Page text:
A total of 3944 injuries were reported from 1546 matches, which is equivalent to an incidence of 77.3 injuries per 1000 player-hours (95% CI 74.9 to 79.7) or 2.6 injuries per match (95% CI 2.5 to 2.7). The injury rate varied between 1.9 (FIFA Women's World Cups) and 3 (FIFA U20 World Cups) injuries per match in the different types of tournaments. The incidence was lower in tournaments for female players compared with the respective tournaments for male players, except for the Olympic Games.
Most injuries affected the lower extremity (n=2706, 70%), followed by injuries to the head and neck (n=577, 15%), trunk (n=302, 8%) and upper extremity (n=269, 7%). In almost all types of tournaments, the ankle (n=718, 19%), lower leg (n=615, 16%) and head/neck were the predominantly injured body parts. Head/neck injuries were significantly more frequent in female than in male players (17% vs 14% of injuries; χ2=9.3, p<0.002).
Most injuries were diagnosed as contusions (n=2090, 55%), sprains (n=580, 15%) and strains/muscle fibre ruptures (n=379, 10%). In total, 81 injuries were diagnosed as concussion, 59 as ligament rupture and 63 as fracture (table 3). Female players incurred significantly more concussions than their male counterparts (χ2=6.9, p<0.009). In Club World Cups, the percentage of contusions was lower and the percentages of fractures, ligament ruptures and strains were higher than in other tournaments for male players. This corresponds to the observation that more injuries in Club World Cups resulted in (a longer) absence from football (see below).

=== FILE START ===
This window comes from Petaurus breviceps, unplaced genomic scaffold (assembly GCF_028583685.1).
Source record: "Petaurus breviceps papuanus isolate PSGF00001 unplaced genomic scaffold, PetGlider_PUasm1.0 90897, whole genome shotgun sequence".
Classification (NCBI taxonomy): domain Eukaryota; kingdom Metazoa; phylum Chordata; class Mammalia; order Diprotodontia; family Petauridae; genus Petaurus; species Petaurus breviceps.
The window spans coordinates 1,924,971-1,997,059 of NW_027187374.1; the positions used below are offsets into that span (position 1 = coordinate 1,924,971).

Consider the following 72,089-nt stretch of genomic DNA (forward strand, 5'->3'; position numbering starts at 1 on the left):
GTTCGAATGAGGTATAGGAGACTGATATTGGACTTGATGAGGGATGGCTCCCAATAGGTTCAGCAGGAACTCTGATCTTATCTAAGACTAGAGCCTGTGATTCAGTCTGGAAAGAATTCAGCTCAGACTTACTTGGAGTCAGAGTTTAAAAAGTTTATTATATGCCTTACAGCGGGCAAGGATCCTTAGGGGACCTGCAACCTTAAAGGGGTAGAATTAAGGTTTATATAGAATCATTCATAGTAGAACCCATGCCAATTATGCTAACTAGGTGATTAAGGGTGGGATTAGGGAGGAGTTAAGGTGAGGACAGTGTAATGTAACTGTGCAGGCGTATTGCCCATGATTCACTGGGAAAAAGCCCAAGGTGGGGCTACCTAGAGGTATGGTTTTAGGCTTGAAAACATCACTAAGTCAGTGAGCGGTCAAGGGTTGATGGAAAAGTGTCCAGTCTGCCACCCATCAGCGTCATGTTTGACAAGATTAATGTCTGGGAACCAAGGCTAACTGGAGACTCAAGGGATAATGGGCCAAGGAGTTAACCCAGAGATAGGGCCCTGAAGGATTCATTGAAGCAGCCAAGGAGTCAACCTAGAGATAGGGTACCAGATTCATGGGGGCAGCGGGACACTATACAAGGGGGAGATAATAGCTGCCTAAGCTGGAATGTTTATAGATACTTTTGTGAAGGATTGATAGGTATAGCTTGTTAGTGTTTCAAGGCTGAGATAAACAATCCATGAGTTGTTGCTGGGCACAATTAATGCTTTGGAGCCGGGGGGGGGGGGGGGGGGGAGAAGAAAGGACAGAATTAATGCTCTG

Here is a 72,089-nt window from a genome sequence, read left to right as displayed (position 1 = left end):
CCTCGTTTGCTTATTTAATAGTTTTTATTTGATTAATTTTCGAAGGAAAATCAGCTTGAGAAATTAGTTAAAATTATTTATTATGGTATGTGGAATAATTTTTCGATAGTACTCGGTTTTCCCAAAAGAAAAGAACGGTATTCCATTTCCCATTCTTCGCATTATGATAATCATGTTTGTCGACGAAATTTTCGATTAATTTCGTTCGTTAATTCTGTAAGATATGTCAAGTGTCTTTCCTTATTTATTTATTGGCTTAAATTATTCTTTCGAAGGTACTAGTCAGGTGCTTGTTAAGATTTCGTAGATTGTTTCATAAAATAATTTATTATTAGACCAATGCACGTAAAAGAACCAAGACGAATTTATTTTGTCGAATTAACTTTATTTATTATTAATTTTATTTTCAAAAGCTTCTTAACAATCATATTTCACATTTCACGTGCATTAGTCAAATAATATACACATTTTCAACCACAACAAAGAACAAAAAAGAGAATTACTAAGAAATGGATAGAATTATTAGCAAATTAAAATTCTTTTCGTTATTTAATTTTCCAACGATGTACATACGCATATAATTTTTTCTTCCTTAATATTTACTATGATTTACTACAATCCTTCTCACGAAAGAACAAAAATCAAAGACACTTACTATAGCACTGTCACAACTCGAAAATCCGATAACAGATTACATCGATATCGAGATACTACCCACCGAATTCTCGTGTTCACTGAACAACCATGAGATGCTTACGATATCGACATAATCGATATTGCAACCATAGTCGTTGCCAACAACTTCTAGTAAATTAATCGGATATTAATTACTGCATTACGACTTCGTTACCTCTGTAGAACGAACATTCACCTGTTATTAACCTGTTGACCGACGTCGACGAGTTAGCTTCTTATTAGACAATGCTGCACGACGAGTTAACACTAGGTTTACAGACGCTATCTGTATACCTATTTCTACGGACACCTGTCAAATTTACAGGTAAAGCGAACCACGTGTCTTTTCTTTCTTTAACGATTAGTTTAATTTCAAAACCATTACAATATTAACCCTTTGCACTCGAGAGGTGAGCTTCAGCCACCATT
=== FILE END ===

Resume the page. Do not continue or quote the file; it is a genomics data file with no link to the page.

Most injuries were sustained during contact with another player, while 20% of all injuries were due to non-contact activities (722 of 3544). Almost half (47%) of the contact injuries (1183 of 2501) were caused by foul play based on the judgement of the team physician. In tournaments of female players, significantly less contact injuries were caused by foul play compared with the respective tournament of male players, except for the FIFA U19/U20 World Cups. In Club World Cups, injuries were more frequently incurred without contact (42% vs 18%; χ2=36.9, p<0.0001) than in other tournaments for male players.
Information in relation to time-loss from sport, after injury, was available for 3307 (84%) injuries in 1424 matches, since duration of time-loss was not documented in four tournaments (table 2). Almost half of the injuries (n=1540, 47%) were expected to prevent the player from participating in a match or training. The incidence of time-loss injuries was highest (1.5 per match) in the FIFA World Cups and lowest (0.7 per match) in the FIFA U17 Women's World Cups. The average incidence was 32.8 time-loss injuries per 1000 player-hours (95% CI 31.1 to 34.5) or 1.1 per match (95% CI 1.0 to 1.2). The incidence of time-loss injuries was similar in male and female players when the same types of tournaments were compared, except for the FIFA World Cup where the injury rate was significantly lower in female players.